Come Eat My Bread — Prov 9:1-6 — 16 August 2015

Just as “Lady Liberty” is a powerful image for the USA, so in the reading from Proverbs 9:1-6, there is the vivid image of divine wisdom as a woman who calls to us to eat her bread and drink her wine.  It is striking that there is a strong feminine element in this picture of divine wisdom.  The feminine is also used in the word for Holy Spirit in the Hebrew.  God is described as motherly at points both in the Hebrew and in the words of Jesus.  So we can see that the description of God ranges between male and female in the Holy Scriptures.

Life, like love, does not reside in the isolated particular and individual, but in the corporate and the union.  Life and love can be found in a special understanding of “eating” each other; of cherishing and being nourishing of the other and being nourished by one another.

Feminine leaders appeared throughout the Christian Calendar, including this very week.  We had St Clare (the contemporary of St Francis of Assisi) who founded the Order of the Poor Clares.  Furthermore, there was Florence Nightingale who was so influential in promoting health care.  Also, yesterday we celebrated the feast of St Mary the Virgin, the woman whose faith provided the avenue for God to give to us the living bread of Jesus Christ.

There are good women in our lives that have given us “living bread”, are there not?  The strong figure of Ursula Iguaran battles to hold the Buendia family together in Gabriel Garcia Marquez’ great book One Hundred Years of Solitude.  Perhaps for us she or they may be a mother, a sibling, a daughter, a teacher, or a spouse.  We may have been nourished in different ways by them, including in love, in education, in health care, or at their table inter alia. Take a moment to think of an example in your own life.

Just as there are good men and wicked men, so of course there are wicked women other than the good ones.   In the Bible for example we find Queen Jezebel (who persecuted the Prophet Elijah) and also Herodias (who executed John the Baptist).  In Shakespeare’s play there is Queen Macbeth who murdered the king.  We sometimes see sad cases on the TV. So the female (like the male) can be either positive or negative, corresponding to the tradition of “Two Ways”.  In Proverbs chapter 9 we are urged to follow not the wicked woman (or person), but rather, to eat the bread and drink the wine of the divine and nourishing woman (or person).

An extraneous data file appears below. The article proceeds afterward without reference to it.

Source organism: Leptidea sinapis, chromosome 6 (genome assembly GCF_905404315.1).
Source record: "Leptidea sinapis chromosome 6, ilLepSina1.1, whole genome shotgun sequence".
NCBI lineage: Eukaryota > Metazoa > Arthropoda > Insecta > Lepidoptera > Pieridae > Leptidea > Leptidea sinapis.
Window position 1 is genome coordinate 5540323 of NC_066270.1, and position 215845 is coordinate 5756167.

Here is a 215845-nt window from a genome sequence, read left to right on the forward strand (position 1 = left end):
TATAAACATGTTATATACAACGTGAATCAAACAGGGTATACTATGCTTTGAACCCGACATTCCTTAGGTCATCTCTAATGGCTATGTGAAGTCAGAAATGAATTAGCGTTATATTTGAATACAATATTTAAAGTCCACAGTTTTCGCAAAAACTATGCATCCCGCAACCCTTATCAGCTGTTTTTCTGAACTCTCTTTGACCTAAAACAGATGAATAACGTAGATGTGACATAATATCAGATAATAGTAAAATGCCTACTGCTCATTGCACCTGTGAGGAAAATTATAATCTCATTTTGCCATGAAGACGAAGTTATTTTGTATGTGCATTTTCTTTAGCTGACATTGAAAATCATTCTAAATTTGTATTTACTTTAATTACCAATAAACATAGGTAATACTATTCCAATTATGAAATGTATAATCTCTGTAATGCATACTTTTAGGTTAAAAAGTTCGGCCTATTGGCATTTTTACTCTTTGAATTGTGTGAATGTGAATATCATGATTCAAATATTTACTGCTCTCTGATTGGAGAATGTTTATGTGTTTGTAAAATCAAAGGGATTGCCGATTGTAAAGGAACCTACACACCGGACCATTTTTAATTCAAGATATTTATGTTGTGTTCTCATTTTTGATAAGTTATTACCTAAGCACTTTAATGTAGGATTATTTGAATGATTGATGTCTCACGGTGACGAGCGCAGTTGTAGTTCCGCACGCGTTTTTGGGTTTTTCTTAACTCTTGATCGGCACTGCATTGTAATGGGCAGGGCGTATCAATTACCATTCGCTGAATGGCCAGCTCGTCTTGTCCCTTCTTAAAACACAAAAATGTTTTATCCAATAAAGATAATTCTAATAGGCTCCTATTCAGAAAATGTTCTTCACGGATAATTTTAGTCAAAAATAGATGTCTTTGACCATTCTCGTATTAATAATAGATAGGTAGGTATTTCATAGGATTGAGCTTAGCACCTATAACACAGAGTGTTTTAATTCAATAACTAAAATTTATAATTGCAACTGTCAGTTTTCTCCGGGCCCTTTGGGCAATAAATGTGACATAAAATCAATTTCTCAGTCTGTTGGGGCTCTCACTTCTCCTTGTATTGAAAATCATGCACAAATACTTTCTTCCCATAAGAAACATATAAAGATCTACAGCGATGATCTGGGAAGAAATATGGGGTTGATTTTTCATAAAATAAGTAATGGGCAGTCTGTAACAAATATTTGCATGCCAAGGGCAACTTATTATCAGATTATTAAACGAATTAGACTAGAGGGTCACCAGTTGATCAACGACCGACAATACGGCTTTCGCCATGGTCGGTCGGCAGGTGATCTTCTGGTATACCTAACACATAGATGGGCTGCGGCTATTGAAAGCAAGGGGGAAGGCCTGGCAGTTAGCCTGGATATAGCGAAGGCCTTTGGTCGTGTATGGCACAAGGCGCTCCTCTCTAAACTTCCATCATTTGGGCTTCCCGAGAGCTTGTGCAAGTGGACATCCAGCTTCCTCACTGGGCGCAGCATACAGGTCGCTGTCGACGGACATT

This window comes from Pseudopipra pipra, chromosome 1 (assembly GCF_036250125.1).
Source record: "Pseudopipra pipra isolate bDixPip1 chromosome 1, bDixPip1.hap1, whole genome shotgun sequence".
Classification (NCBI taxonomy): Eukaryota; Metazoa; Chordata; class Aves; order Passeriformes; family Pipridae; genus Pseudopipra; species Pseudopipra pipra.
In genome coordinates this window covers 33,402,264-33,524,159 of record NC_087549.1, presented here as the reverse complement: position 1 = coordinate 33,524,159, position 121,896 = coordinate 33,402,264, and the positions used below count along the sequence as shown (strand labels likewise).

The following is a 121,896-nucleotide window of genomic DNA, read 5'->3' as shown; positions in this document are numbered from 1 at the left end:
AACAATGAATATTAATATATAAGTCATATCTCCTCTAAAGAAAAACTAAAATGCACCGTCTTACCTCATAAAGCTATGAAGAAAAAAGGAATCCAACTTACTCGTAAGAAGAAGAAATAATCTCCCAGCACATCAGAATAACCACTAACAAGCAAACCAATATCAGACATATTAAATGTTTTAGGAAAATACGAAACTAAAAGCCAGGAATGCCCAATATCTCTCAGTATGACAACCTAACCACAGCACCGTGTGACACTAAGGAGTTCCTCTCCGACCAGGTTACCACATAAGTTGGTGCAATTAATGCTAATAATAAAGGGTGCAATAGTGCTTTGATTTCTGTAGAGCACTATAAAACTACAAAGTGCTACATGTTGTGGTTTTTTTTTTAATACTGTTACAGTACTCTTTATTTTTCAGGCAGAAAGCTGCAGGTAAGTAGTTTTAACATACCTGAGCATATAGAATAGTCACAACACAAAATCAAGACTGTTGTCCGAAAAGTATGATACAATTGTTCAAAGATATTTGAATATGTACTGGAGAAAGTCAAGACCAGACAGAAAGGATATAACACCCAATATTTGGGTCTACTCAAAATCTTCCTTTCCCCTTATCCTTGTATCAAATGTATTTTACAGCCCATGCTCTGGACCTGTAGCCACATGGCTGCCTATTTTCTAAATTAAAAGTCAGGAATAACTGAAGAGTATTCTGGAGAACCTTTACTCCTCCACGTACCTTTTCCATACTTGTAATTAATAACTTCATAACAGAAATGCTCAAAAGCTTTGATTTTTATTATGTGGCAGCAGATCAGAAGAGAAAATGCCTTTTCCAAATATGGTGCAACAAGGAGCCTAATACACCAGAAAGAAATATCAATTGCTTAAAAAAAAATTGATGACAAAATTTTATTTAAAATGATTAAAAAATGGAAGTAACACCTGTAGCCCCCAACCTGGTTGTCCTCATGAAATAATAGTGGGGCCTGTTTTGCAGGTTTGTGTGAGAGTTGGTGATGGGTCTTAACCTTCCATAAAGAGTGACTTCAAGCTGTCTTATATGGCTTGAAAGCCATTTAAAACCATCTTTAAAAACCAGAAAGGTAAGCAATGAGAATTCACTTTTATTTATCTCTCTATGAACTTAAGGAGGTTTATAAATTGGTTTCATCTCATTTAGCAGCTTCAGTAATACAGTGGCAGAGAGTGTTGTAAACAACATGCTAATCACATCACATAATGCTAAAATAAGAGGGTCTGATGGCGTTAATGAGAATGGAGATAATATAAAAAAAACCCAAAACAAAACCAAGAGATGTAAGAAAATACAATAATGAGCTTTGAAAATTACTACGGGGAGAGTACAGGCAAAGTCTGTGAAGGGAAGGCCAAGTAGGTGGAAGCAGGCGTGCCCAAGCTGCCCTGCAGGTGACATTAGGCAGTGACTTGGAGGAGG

These words are taken up and repeated by Jesus in John 6:51-58 – where he says that eating his flesh is the living, divine bread, the channel of God’s grace.  Eating the bread of Holy Communion is therefore a literal and concrete avenue of us receiving God’s grace.  That’s what we mean by a sacrament.  We receive the sacrament of Holy Communion daily or weekly because of the words of Jesus, as in the prayer, “Give us this day our daily bread.”  There is an ambiguity in the vertical and the horizontal.  Is the sense of (life giving daily) communion as divine communion?  Or is communion as human communion?  Or is it both divine and human communion?

Certainly, the action of the bread of the Holy Communion is not mechanical.  Baptism may be the other one of the two chief sacraments, but forcible baptism in history is surely not an avenue of God’s grace.  The sacraments require a certain attitude within our hearts to become effective channels of God’s grace.  In receiving the Holy Communion, we are told to receive it while (a) remembering the story of Jesus, (b) resting in him in faith, and (c) filled with an attitude of thanksgiving. Some similar attitude must be present in our human attitudes too — remembering, believing, and being grateful.

When we see a doctor, and receive medicine, we must not leave the medicine in the bathroom cabinet.  For the medicine to be effective, we must take it and receive trustingly.  A mother may prepare wonderful food, but for it to be effective the family must respond to her call to the table, and take and receive the food with gratitude.

So we must not ignore but respond to the call of Jesus; must know and remember his story receive this bread as the body of Christ in faith and gratitude…  Then our gospel text says that we have eternal life within us, God’s healing power within us, which is a wonderful, wonderful thing.  It is food that unites us with God (and other people) just as Jesus himself was in union with God and the world.

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